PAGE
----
GM to ax shift at Chevy Malibu plant amid slow sales

Melissa Burden
The Detroit News

General Motors Co. in late September will cut the third shift at its Fairfax Assembly Plant in Kansas City, Kansas, amid slowing passenger car sales.

The factory is the fifth assembly plant since November that GM has announced would shed shifts, affecting thousands of hourly and salaried workers. GM has cut the third shifts at car factories including at Lansing Grand River Assembly Plant and the Lordstown Assembly Plant in Ohio, and the second shift at the Detroit-Hamtramck Assembly Plant. GM also cut the third shift at its Lansing Delta Township SUV plant in May, but said it plans to bring back about 500 jobs to that facility in the first quarter next year.

The automaker on Friday informed workers at Fairfax who build the Chevrolet Malibu midsize sedan, a GM spokesman said. The Detroit automaker said 1,000 of the plant’s about 3,000 hourly and salaried employees are expected to be affected.

“Lower demand for passenger cars across the industry has caused us to adjust production of some models,” GM said in a statement. “Beginning in late September, Fairfax Assembly will operate on two production shifts. We believe the steps we are taking will provide the smallest impact on employment at the plant going forward.”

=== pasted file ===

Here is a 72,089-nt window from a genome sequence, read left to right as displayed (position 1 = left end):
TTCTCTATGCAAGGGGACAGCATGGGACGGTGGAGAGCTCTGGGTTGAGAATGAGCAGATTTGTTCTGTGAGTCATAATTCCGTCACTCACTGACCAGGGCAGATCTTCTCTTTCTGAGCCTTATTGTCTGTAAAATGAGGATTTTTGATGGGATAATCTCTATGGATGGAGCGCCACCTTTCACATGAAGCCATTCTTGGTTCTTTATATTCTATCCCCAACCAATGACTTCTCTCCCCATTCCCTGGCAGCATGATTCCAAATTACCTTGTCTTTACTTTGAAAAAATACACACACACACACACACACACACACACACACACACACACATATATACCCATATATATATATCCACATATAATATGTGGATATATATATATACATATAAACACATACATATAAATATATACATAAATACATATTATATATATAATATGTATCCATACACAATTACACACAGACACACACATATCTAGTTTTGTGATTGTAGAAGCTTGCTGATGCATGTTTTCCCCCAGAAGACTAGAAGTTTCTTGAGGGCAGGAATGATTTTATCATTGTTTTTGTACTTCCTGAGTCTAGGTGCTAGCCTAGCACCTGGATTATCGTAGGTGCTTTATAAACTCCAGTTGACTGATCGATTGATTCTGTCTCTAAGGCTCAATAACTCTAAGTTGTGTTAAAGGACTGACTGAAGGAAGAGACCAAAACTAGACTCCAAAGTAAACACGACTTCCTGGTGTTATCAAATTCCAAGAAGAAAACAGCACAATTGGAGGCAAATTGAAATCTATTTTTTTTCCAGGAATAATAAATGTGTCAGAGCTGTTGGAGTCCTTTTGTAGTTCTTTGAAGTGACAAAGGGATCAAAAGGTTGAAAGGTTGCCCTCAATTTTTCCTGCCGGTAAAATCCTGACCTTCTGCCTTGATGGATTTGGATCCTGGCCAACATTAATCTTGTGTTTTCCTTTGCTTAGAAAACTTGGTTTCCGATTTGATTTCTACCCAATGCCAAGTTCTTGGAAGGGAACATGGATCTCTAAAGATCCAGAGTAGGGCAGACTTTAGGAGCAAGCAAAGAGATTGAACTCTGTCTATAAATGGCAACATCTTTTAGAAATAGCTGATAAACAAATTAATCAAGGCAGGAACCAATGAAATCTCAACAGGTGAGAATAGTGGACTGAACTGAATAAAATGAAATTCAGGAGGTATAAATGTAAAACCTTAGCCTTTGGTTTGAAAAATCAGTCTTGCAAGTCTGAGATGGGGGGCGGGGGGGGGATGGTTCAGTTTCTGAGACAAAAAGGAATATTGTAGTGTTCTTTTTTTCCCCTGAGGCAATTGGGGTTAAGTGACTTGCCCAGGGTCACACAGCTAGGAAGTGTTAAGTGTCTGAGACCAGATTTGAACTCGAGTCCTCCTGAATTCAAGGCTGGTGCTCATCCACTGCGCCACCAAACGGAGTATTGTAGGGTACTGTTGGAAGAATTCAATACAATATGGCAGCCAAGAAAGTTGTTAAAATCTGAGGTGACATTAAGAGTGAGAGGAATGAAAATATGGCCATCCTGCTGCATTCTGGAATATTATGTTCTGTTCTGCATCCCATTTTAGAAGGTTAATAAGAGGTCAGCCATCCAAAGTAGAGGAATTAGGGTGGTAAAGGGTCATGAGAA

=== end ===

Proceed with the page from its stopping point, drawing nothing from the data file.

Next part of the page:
The Fairfax plant already has five weeks of plant downtime scheduled beginning in late June to help quell inventory. The plant also had a temporary layoff from May 22 through June 4.

Sales of the Malibu have fallen nearly 30 percent this year through May compared to the same five months last year. Consumers continue to gravitate toward crossovers, SUVs and trucks in favor of sedans. GM had 67 days of stock for its Malibu at the end of May, according to Autodata Corp.

The Fairfax plant is expected to be the home of the all-new Cadillac XT4 crossover, analysts say. They believe the XT4 will launch production in the second half of 2018 and that it could sell about 25,000 to 30,000 vehicles a year.

GM has not confirmed where that crossover would be built.

Local unions confirmed last week that the Lordstown plant would be idled for five weeks beginning this week through the week of July 17. Plant workers build the compact Chevrolet Cruze sedan.

In April, GM North America President Alan Batey told reporters that the company would shutter some U.S. plants for a combined total of 10 weeks in the second half of 2017 to cut inventory levels. Both Fairfax and Lordstown were expected to be affected, plus the Fort Wayne Assembly Plant in Roanoke, Indiana. That GM truck plant is slated to be down for several weeks for work related to a launch of a new full-size pickup.

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